“70% of statistics are misleading.”
I have always loved that line. It’s really apropos when it comes to learning how to build a startup.
Before you read any further, view everything you read below with a skeptical eye. Balanced skepticism is an awesome trait. I am not a brilliant coder, visionary, nor am I in danger of making the world a better place or solving world hunger. I am a 49-year old, former SEAL without a college degree who has been an entrepreneur, 6 x startup founder, investor and VC, but more importantly – someone who has made more mistakes in business than the average person. And I mean costly mistakes. Big, bold, juicy mistakes –lots of them. Just know that we are all flawed human beings. What we humans write on-line, images we post and “the person” we present on sites and in books – is what we want everyone to see us as. I don’t know a single successful entrepreneur who hasn’t had some tremendous flame-out, crash and burn companies in their past. Take advice about how to build your startup with that lens in mind – we are all knuckleheads on some level, flawed humans -not Gurus.
The Internet is an amazing place to learn about everything you would want on technology startups. There are books, blogs, magazines, videos and a treasure-trove of “guru’s” dispensing wisdom on how to successfully build your startup.
Some of it is absolutely awesome. A lot of it sucks and is irrelevant to your startup.
There are hundreds of ways to build a startup and there is no “magic formula” that will guarantee success –it doesn’t exist. By the way, there is nothing wrong with building a profitable services business either – it may not be as sexy as a commercial product technology firm, but hey – it makes more people millionaires everyday in this country than any other type of business combined. Just know your exit multiple is tiny and you are subject to small margins and the whims of the economy. That is not what I do though. So I have no business talking about it. I focus on investing in, and building commercial cyber security, Big Data and Analytics startups. That is what I do. It’s what I chose to do after founding, investing and helping a bunch of companies myself. Don’t get me wrong, I have experience in building services companies as well – I built a large private defense firm over 9 years with over 6000 employees. I learned a lot from it. I made massive mistakes.
Back to the point I am trying to make – I meet founders everyday of the week who are looking for that one magic nugget of advice that will make or break their startup. It doesn’t exist. I always tell them “half of what I tell you will probably be of no value to you, the other half is from my experiences -and that might not be relevant either”. Why? Well the truth is that just because something worked for me in the past or some other startup founder –doesn’t mean its right for you and your startup. There are so many things that need to go right, that it’s easier for me to tell them what I did wrong (although that is a long list as well).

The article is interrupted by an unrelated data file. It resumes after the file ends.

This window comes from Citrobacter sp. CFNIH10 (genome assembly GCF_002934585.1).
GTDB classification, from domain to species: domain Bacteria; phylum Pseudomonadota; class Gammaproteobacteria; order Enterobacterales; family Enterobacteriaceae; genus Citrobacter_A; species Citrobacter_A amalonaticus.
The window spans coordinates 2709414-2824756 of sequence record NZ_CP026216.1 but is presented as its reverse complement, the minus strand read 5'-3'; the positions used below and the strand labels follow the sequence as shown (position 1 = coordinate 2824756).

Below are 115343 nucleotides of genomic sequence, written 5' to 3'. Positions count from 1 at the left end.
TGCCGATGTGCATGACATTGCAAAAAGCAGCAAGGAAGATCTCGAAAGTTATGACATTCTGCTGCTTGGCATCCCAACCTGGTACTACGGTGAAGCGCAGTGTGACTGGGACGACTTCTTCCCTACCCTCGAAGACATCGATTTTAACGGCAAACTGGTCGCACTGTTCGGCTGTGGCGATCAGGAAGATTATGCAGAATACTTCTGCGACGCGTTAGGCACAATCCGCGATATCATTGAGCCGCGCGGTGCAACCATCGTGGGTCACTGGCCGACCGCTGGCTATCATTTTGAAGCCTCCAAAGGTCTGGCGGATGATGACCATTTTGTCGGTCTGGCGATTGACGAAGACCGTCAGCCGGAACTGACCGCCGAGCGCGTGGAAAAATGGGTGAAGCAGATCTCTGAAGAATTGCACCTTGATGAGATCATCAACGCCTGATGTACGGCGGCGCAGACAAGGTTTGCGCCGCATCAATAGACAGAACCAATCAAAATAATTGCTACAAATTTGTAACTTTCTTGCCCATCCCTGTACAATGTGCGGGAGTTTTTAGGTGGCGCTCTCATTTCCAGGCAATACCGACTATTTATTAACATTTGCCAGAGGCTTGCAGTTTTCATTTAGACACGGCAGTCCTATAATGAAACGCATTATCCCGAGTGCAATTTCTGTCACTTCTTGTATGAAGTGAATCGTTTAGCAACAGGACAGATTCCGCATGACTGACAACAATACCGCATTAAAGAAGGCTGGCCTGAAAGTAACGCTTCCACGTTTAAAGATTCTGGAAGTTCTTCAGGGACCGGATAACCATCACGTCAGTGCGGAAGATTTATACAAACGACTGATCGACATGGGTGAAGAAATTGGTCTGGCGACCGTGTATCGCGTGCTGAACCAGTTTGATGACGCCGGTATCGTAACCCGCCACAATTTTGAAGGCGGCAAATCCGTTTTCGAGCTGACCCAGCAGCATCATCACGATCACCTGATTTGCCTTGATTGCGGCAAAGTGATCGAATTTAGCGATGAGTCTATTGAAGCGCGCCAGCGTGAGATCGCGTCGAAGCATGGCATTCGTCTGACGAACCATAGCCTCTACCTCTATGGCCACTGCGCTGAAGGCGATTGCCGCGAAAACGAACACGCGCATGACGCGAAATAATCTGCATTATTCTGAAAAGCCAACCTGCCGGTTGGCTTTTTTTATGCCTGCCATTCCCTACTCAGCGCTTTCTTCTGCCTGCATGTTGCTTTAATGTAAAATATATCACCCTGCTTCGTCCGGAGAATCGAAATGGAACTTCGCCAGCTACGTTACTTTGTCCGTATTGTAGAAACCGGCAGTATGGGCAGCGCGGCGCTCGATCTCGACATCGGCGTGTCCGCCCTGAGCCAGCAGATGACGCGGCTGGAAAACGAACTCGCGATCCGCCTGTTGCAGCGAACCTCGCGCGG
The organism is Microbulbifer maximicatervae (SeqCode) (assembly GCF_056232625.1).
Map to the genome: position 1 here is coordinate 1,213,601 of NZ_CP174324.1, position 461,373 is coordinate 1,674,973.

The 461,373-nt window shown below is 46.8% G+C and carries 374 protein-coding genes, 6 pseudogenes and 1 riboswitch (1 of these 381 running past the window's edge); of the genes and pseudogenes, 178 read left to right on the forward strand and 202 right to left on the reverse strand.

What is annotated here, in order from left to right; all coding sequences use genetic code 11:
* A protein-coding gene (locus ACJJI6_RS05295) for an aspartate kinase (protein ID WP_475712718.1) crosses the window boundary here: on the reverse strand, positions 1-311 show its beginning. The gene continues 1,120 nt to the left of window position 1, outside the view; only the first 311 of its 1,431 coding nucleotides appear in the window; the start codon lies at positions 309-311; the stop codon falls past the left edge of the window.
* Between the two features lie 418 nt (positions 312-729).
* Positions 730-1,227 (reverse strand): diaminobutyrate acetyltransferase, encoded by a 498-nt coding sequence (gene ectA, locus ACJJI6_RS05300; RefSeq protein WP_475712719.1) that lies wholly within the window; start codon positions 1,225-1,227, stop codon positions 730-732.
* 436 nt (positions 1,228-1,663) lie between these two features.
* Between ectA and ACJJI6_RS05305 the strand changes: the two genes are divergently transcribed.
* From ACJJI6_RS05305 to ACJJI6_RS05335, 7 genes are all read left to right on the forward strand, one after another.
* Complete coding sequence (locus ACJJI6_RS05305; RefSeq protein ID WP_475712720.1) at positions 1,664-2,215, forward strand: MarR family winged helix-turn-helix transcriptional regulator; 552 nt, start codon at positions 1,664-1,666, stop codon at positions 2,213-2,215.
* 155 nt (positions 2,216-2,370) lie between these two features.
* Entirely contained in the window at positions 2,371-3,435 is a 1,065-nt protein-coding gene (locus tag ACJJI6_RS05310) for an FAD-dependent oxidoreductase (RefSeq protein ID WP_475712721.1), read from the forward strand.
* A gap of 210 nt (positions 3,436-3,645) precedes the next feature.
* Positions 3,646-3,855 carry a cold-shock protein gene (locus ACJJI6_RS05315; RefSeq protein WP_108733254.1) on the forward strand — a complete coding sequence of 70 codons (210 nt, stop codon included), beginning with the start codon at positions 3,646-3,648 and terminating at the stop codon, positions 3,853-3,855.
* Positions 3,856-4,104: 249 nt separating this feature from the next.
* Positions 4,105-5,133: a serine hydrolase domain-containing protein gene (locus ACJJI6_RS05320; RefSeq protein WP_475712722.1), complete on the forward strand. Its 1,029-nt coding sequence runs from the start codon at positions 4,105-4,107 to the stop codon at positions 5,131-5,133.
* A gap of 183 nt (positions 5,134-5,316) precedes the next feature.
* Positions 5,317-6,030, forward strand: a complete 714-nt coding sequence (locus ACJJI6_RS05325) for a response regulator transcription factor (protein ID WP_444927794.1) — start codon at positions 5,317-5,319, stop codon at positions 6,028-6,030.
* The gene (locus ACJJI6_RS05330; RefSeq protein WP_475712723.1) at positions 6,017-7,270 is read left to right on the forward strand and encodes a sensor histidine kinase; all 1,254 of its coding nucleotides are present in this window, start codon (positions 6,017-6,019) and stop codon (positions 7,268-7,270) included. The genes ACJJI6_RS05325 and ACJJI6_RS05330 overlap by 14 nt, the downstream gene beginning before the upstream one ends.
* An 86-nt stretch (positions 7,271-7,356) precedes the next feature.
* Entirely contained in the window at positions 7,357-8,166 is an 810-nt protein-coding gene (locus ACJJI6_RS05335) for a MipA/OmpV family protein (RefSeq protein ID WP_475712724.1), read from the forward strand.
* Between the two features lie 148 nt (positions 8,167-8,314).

3 out of 5 founders I meet today ask about “Lean Startup Strategies” and think that throwing startup terminology around is somehow what founders are supposed to do. I think Lean Startup has tons of benefits, but so does bank robbery. Both can make you successful with good timing, luck and proper planning. Probably a bad analogy but you get my point. Neither one is a guarantee.
Getting your startup from Seed funding to A round is a proverbial minefield. You don’t know what you don’t know – I have been there. However, gorging your mind on internet startup advice and espousing the latest company-building trend does way more harm than good. Get good mentors. Learn all you can, but ultimately you have to focus on the tasks at hand and stop trying to adopt every new strategy you read about. There just isn’t enough time and time is your enemy.
As my friend, fellow DataTribe co-founder and Allegis Capital founder Bob Ackerman says – “there are two ways to get through the startup Minefield. A – by braille, which I don’t recommend, or B – get a map”. Easier said than done – I know. A map starts with the right advisors and mentors. Who you surround yourself with. People who have done it before. Built technology firms –RECENTLY, not 10 years ago, but in the last few years. Preferably in the market or industry you are going after.
Everyday I see commercial technology startups in DC/VA/MD that have 5-7 retired senior DOD or Intelligence Community members on their advisory or directors Board and a few local prominent lawyers or real estate tycoons as well.
Disaster. A hot mess. A Goat-Rope (a SEAL team term that means all F’ed up). These would be the perfect candidates if your building a Government services business, but dear God, not a commercial startup. That would be akin to asking me to advise a Med-tech or Ed-Tech startup. Bad move. VC’s pay close attention to who you have around you whispering in your ear. It matters more than you think.
As a seed round startup, you have to be real careful about everything you do from day one and that includes whom you are getting advice from. Do not make everyone who gets excited about your startup an advisor. Don’t add Board Members until you need to and resist giving Board seats to early Angel Investors just because they put in $50K. Take your time, ask tons of questions, read all you can –but ultimately, your path will be mostly unique – so the best advice I have is don’t follow the latest startup trend, bro-programming method or new lingo -just jump in the ring and start building. Take all the advice you can, but quantify and qualify the advice.